Most Amercians are guilty of leaving their water running for too long when doing simple things like brushing their teeth, shaving, or even washing the dishes. This is another reason why the U.S. is subject to so much water waste, as almost 6,000 gallons of water could be saved every year if Americans shut the faucet off while doing these daily activities.
In comparison to most European countries, where most live in small apartments without an outdoor space – the majority of Americans have large lawns that require watering, too. However, this is another area where water waste is often created – with anywhere from 30% to 60% water usage being allocated to keeping outdoor areas from going dry. Even more so, much of the water waste created from trying to maintain outdoor lawns gets evaporated, blown away, or runs off into sewer systems due to poor irrigation systems. In the end, outdoor lawns can account for almost 25,000 gallons of water waste each year.
It’s clear that the U.S. is subject to excessive water waste each year, but is it the same in other countries?
The United States is suffering from water waste, but the good news is that the U.S. isn’t in the same peril as other countries are with water waste – given a whopping 80% of the diseases in developing countries are due to contaminated water. By 2025, one third of developing countries will suffer from a water shortage – meaning countries like the U.S. should realize the amount of water they are wasting is enough to supply these developing countries with clean water.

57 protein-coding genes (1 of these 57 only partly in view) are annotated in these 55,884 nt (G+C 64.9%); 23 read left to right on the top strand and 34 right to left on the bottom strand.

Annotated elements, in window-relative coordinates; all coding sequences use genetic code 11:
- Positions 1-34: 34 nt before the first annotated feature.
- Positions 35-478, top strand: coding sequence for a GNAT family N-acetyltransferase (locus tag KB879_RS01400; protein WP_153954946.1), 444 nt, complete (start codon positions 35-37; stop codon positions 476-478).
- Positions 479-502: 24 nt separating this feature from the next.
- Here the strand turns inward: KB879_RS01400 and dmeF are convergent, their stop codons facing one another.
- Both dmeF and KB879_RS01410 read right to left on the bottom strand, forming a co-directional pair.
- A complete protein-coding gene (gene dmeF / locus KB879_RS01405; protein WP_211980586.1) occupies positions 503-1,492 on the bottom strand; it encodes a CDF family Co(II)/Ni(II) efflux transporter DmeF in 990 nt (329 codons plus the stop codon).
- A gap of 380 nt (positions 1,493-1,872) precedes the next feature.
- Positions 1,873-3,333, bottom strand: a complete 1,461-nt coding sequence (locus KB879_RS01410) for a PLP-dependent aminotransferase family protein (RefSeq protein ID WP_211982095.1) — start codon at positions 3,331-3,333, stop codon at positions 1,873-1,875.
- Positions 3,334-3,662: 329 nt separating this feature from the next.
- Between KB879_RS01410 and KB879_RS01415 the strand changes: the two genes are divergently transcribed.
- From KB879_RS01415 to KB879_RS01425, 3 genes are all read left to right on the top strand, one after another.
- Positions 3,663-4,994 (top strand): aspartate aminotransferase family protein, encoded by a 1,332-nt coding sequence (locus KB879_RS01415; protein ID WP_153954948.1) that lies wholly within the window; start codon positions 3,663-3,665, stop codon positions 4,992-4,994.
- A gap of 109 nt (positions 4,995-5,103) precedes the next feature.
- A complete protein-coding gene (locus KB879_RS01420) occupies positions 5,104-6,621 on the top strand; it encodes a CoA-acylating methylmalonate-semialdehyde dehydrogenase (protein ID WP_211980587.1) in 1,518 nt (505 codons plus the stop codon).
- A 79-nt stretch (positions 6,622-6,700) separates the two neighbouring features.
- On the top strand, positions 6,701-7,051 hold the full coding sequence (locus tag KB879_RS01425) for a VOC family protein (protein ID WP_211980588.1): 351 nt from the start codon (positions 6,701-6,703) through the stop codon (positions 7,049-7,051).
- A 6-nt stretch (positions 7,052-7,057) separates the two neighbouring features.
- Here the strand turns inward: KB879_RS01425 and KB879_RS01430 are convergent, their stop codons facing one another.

The average single American uses around 100 gallons of water per day, where the average American family uses around 300 gallons of water every day. One of the reasons why Americans and those in the U.S. are able to contribute to so much water waste in comparison to other countries is because of the abundant water supply the U.S. has – as the country has 7% of the world’s freshwater supply.
Other countries in the world do not even have access to this amount of water, with countries in Africa such as Mozambique using as little as four gallons of water per day – because there is no other choice.
Therefore, much of the water waste created in the U.S. is due to the mindset of having a readily available supply of water at all times. The ability to create as much water waste would not be possible if the U.S. did not have the access to as much clean water as it does.
Americans are indeed currently suffering from water waste, and not only from the direct impact of water waste being an issue itself, but due to how water waste impacts other water usage concerns across the country – with the best example being the current predicament with the Great Salt Lake. This is because the Great Salt Lake serves as a large source of water for seven states that border the Great Salt Lake, and with climate change already drying up other pivotal sources of freshwater such as this one, it makes the consequences of reduced water availability even more prevalent.
There would be a multitude of benefits to preventing further water waste, such as helping to avoid water shortages in businesses, helping states such as those that rely on the Great Salt Lake to better ration their current source of water, and relieving stress upon those unable to afford their current water bills. In fact, water waste in the U.S. is so high – that 80% of water managers across the country expected to continue suffering from water shortages due to water waste.